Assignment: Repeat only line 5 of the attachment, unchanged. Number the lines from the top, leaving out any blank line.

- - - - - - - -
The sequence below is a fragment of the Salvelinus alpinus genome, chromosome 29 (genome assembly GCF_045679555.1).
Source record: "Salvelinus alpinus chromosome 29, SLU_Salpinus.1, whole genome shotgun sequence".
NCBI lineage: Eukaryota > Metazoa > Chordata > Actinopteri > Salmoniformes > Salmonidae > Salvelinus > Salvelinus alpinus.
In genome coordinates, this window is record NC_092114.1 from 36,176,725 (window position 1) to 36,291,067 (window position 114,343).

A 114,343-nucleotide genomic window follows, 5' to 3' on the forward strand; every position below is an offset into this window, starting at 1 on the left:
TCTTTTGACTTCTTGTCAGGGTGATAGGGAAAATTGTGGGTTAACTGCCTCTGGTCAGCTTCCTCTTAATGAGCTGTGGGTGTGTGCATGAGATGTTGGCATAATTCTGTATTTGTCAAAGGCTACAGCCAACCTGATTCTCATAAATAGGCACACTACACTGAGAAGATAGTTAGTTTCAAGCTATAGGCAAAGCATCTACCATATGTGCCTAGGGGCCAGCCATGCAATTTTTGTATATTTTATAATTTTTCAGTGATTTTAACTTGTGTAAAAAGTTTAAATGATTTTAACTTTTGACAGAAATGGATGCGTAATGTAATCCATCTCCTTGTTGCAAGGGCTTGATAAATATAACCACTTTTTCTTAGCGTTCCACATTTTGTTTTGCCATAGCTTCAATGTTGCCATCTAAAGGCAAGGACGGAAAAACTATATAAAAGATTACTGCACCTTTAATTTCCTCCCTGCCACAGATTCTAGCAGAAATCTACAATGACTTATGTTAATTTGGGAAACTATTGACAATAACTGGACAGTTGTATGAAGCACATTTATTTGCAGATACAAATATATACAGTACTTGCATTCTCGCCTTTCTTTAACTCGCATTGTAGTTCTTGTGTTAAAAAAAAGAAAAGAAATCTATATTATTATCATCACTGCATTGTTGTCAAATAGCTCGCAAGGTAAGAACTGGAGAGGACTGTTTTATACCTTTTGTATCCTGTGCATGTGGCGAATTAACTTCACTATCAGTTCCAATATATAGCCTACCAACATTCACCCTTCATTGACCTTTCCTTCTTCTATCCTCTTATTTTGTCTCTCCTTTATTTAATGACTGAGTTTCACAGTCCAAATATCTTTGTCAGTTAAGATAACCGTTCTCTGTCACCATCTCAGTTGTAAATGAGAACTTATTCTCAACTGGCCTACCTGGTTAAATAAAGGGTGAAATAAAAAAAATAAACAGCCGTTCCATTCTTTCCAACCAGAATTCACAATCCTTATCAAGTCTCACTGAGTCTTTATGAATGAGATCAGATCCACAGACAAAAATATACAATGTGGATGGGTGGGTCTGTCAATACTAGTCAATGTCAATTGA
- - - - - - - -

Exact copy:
A 114,343-nucleotide genomic window follows, 5' to 3' on the forward strand; every position below is an offset into this window, starting at 1 on the left: